In light of the FBI’s findings, a congressional staffer told The Daily Beast that the House Intelligence Committee is considering legislation that could block security clearances for people who have been found to have mishandled classified information in the past.

It’s not clear how many of Clinton’s aides still have their government security clearances, but such a measure could make it more difficult for them to be renewed, should they come back to serve in a Clinton administration.

“The idea would be to make sure that these rules apply to a very wide range of people in the executive branch,” the staffer said. (Clinton herself would not need a clearance were she to become president.)

It’s nice to see the same Republicans who didn’t make a peep when David Petraeus kept — and still has — his clearance for doing worse than Hillary has finally getting religion on security clearances.

But this circus isn’t really going to make us better governed or safer.

So here are some fixes Congress should consider:

Add some teeth to the Federal/Presidential Records Acts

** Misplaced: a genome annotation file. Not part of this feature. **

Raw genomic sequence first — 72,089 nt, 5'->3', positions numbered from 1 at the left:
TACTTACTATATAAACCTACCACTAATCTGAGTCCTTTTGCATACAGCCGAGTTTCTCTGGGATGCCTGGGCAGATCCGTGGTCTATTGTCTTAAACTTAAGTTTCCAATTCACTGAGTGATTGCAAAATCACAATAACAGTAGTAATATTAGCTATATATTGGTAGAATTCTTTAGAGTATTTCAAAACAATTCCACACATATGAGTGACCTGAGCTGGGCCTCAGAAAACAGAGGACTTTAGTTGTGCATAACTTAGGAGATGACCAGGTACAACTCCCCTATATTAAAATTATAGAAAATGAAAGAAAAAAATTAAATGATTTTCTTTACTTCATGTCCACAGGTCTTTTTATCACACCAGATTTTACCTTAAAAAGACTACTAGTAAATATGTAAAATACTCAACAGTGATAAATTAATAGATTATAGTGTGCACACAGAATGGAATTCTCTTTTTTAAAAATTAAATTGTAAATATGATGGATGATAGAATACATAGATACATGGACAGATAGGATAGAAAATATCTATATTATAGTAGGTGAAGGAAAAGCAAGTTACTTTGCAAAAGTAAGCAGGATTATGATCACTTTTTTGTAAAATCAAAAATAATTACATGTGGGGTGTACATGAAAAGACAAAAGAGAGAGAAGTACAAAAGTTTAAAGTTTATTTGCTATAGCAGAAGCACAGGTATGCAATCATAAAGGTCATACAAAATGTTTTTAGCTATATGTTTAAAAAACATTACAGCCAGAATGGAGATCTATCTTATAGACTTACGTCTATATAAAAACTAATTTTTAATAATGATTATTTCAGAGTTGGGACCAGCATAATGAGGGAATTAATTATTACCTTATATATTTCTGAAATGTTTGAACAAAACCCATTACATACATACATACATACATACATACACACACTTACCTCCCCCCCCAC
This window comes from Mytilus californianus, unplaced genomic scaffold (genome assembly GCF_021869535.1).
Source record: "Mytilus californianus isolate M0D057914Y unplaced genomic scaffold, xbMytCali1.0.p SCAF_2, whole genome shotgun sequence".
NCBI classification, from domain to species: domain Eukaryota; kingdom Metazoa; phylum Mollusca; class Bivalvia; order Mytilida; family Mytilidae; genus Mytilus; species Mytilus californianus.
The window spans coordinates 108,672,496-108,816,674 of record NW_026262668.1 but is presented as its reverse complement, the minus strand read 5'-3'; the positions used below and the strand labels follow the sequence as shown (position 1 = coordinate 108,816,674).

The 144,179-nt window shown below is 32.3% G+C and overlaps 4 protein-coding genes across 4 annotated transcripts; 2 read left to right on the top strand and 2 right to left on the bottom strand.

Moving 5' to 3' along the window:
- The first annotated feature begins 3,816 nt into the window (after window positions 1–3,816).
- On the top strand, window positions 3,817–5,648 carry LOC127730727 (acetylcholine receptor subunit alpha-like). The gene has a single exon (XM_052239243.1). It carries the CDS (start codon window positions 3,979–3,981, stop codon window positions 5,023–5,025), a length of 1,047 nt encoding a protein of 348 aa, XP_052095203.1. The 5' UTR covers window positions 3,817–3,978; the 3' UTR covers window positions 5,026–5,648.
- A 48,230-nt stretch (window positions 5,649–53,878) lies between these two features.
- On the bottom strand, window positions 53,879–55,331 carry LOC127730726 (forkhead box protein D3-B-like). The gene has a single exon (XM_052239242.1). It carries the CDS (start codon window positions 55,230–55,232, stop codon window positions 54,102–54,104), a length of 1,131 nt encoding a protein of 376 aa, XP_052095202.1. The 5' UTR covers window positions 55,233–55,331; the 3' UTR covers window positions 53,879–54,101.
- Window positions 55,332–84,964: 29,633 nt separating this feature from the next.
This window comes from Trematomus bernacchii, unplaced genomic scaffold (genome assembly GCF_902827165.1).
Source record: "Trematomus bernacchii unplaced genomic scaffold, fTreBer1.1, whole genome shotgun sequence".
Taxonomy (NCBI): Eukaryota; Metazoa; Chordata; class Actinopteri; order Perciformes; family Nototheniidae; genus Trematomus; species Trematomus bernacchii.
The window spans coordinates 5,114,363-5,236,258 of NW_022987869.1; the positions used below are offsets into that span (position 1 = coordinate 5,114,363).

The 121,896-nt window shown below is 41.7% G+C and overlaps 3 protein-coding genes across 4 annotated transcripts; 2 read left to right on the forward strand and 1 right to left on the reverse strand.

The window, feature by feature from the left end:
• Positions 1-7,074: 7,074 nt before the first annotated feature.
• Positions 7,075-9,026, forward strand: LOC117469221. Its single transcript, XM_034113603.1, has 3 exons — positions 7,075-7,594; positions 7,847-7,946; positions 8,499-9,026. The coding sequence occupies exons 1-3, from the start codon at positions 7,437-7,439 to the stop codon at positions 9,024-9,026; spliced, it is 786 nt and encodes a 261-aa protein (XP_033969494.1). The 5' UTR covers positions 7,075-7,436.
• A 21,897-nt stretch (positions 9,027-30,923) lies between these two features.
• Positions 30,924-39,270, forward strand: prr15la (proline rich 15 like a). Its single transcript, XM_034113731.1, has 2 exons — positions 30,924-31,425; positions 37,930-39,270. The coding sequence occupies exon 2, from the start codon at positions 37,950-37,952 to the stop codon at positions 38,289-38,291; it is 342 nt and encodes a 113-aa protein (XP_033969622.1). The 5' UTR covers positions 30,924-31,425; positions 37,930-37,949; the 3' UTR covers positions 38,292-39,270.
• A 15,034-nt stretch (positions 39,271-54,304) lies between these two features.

As I noted on Pacifica, Hillary’s real crime was trying to retain maximal control over her records as Secretary of State — probably best understood as an understandable effort to withhold anything potentially personal combined with a disinterest in full transparency. That effort backfired spectacularly, though, because as a result all of her emails have been released.

Still, every single Administration has had at least a minor email scandal going back to Poppy Bush destroying PROFS notes pertaining to Iran-Contra.

And yet none of those email scandals has ever amounted to anything, and many of them have led to the loss of records that would otherwise be subject to archiving and (for agency employees) FOIA.